There is a very interesting battle beginning to take shape in the CPG advertising world. Three evolving advertising approaches are poised to pick apart the traditional advertising providers carcass (and the revenue spent thereon.) The three camps include:
- The traditional players disguised as new media players. Entrants here include quadrantOne and Yahoo’s newspaper consortium (sheep in sheep’s clothing?) As structured I don’t think this will pan out but will cover my reasoning and the capabilities in future articles.
- Approach number two involves moving traditional advertising dollars into new vehicles and approaches to the place where CPG dollars are spent, the store! These advertising dollars are not to be confused with the already large pot of manufacturer dollars spent in trade allowances with retailers. It will be a fresh infusion for brand advertising involving current and new in-store vehicles and technologies. The approach is early stage, but with support from top pedigree manufacturers, agencies and retailers. Their efforts under the banner P.R.I.S.M are ongoing and picking up steam rapidly. But there are some pretty significant unanswered questions. This too, will be the subject of future articles.
- The web and web 2.0 are also siphoning off traditional CPG advertising dollars. The trickle of dollars that began some time ago is becoming a stream as manufacturers discover BT and soon BT/contextual combinations. These powerfully targeted tools are receiving rave reviews for efficiency and effectiveness and are driving the transition. For instance Kimberly Clark spent 10% of their ad budget in 2004 on alternate media, including online. This year they will funnel 34% into the channel.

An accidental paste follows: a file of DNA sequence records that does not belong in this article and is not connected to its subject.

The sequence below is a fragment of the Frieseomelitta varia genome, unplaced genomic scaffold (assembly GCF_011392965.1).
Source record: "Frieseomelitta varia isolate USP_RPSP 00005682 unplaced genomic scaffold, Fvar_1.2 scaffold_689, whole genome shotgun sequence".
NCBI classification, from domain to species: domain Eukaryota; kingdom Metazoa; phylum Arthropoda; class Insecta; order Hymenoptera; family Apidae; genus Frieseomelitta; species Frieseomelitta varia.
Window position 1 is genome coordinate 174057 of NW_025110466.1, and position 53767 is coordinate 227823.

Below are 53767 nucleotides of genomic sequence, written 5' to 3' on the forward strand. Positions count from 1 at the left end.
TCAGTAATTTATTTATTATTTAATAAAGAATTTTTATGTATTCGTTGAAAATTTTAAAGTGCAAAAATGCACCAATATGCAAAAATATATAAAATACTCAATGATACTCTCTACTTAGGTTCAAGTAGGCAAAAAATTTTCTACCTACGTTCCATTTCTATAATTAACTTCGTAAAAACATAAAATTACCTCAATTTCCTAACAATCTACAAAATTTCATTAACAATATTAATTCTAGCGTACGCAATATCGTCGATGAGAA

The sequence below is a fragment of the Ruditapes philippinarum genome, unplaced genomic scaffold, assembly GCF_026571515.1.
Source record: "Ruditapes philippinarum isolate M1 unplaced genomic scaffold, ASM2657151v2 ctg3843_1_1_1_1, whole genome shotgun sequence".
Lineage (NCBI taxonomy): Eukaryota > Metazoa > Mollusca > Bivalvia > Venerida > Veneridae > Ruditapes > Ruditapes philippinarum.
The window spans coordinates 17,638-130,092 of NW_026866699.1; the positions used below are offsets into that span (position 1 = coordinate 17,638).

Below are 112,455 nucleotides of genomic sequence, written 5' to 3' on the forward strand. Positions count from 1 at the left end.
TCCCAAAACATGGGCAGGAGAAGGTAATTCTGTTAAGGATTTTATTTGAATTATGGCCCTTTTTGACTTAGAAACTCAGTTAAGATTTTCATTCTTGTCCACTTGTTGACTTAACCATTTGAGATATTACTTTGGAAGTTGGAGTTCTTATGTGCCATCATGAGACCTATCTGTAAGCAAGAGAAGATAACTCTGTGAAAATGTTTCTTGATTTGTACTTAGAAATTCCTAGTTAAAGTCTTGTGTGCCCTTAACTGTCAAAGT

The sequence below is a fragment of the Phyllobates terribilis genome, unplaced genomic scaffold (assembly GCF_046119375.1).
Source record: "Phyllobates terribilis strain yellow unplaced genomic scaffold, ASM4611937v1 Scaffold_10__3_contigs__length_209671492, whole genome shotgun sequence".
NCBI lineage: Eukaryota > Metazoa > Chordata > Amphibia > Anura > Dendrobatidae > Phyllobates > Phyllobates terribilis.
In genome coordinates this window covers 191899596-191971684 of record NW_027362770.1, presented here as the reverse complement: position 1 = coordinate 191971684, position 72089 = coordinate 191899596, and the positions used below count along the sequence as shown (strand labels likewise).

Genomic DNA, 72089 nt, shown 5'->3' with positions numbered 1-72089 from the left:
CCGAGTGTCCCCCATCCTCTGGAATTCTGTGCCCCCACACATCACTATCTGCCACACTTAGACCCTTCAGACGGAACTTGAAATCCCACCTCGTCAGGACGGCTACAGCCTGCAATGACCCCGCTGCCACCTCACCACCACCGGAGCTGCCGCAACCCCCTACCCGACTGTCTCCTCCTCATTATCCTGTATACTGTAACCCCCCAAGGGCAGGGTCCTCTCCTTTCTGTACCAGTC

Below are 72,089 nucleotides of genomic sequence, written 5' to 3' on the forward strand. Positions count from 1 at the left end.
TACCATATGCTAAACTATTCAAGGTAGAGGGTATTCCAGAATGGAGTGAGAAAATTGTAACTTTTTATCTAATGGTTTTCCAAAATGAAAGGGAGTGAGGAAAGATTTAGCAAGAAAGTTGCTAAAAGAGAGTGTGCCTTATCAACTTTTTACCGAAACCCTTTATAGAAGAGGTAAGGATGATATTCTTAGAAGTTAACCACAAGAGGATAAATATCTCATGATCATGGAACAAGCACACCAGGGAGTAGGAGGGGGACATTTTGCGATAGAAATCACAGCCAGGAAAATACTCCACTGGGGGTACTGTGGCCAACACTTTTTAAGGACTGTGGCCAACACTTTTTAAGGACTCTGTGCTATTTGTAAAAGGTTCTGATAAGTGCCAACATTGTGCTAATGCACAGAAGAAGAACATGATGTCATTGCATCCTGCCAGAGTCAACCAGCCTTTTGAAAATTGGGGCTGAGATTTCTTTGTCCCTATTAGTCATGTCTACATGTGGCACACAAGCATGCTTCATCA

Two of these three approaches were threatening to join forces as News Corp. tried to woo Yahoo from the arms of Microsoft. News Corp., in addition to their entries in traditional and Web marketing has a huge in-store presence (some would say too huge…) with NewsAmerica and SmartSource. With just a few more pieces this combination could have ended up with a huge share of the ongoing CPG ad revenue running through it.
As it is, it would appear that Yahoo wishes to stay independent (and Microsoft might let that happen if Alibaba Group manages to engineer its own buyout from Yahoo.)
So it looks as if, those of us who are looking forward to the donnybrook over the carrion of the traditional media will have our entertainment.